Sunday, July 1, 2012

Why I write Children's Fiction

I never thought I would write kid's books, honestly. Obviously, I started in with them and loved reading, my entire life, really. I remember every family reunion, showing up with my book, looking desperately for a place to hide away and read. But I started in to adult fiction (Fantasy, primarily) at a fairly young age and never really looked back. Every once in a while, I'd re-read something for nostalgia's sake, but was woefully out of touch with current trends.

Well, apart from Harry Potter, Lemony Snickett and Percy Jackson, I guess. I knew of them, but had only read the Potters, which Lindsay is obsessed with. However, when my wife suggested that I tried my hand at writing, a small germ of a novel appeared in the back of my head. I'd been writing a horror novel for a while, pecking away at it in my spare time at work, but the idea of starting fresh in a new world was irresistible. I also found out about a contest for a publishing contract and I couldn't resist.

So 11 year-old James "Smith" Campbell was born. The son of two scientists and book smart but a little introverted, Smith got his nickname after an attempt to run away and live at the Smithsonian. Sent to live with his aunt and uncle in a small fishing village called Moonstone Bay on the coast of Washington, he learns to make friends and explore the new world he finds himself in.

I really wanted something that showed my appreciation and love for the Pacific Northwest and the kooky things that are rumored to live in the area. The Whispering Ferns, my first novel in the area was about a ghostly figure in the woods, but even as I planned the book, sequels were brewing, with sea monsters, missing tribes, magic ravens, secret passages, pirates and sasquatches.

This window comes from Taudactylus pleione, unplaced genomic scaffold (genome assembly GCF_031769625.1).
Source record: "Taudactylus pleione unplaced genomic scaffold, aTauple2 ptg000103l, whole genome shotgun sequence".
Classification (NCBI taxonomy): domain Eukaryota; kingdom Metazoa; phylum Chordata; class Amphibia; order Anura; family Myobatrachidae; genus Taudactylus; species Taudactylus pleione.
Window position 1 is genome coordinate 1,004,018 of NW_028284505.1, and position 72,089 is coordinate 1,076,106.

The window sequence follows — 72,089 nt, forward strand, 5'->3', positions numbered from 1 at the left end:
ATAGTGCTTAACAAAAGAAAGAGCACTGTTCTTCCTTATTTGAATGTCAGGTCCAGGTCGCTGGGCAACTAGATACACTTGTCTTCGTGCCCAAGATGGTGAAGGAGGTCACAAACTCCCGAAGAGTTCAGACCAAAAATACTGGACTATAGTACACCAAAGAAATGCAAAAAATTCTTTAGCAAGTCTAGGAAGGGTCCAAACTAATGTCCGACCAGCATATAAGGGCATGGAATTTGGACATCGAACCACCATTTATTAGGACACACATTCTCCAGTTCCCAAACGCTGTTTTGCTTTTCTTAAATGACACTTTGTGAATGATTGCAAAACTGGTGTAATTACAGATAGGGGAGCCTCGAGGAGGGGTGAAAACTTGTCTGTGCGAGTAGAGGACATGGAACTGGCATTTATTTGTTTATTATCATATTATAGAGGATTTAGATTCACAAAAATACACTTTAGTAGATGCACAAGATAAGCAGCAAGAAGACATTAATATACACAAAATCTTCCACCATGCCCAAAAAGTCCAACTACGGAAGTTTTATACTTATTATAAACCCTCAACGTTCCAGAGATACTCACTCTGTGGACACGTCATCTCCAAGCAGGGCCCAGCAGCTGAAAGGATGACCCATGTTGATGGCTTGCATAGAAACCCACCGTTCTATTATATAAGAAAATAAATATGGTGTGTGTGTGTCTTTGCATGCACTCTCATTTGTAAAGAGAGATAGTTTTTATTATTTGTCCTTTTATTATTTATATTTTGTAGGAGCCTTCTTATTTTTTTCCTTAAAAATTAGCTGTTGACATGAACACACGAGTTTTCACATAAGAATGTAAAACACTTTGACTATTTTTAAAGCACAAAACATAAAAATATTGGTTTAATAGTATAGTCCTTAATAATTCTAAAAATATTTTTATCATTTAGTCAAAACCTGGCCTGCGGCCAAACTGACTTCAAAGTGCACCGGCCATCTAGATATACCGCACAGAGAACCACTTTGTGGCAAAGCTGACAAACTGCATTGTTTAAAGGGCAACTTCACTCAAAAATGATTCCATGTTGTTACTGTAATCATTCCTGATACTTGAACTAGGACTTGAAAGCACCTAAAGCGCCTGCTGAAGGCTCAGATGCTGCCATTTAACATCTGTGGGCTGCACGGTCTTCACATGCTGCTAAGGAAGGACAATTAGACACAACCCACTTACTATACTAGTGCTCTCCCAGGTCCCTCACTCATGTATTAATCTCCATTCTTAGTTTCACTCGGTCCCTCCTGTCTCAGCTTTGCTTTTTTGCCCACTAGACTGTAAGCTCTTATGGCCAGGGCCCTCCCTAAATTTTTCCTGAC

It really wasn't something I thought I'd love so much. Both the writing and the characters, but I found myself falling in love with the genre again. I re-read my old favorites - Bellairs, Dahl, Banks, The Hardy BoysAnd I picked up some of the new novels - I especially love Skullduggery Pleasant.

I had - and have - concerns that my books are a little old fashioned. Today's protagonists are are lot more cynical and worldly, while I made it a point to make Smith's books exist in a kind of timeless place. When things were a little more innocent.

I had some interest in the book, an agent wanted to see more, but nothing really ever panned out there. She liked my ideas, but they weren't modern enough. Luckily, e-Pubbing came along. But more about that later.

In the end, I loved writing for kids and plan to continue. If nothing else, I'd love it if the quiet boy in the corner of a family get together at some point in the future is escaping with one of my books.


1 comment:

  1. Writing from the heart is the key. Then you can tweak. Thanks for your warm wishes on my blog today.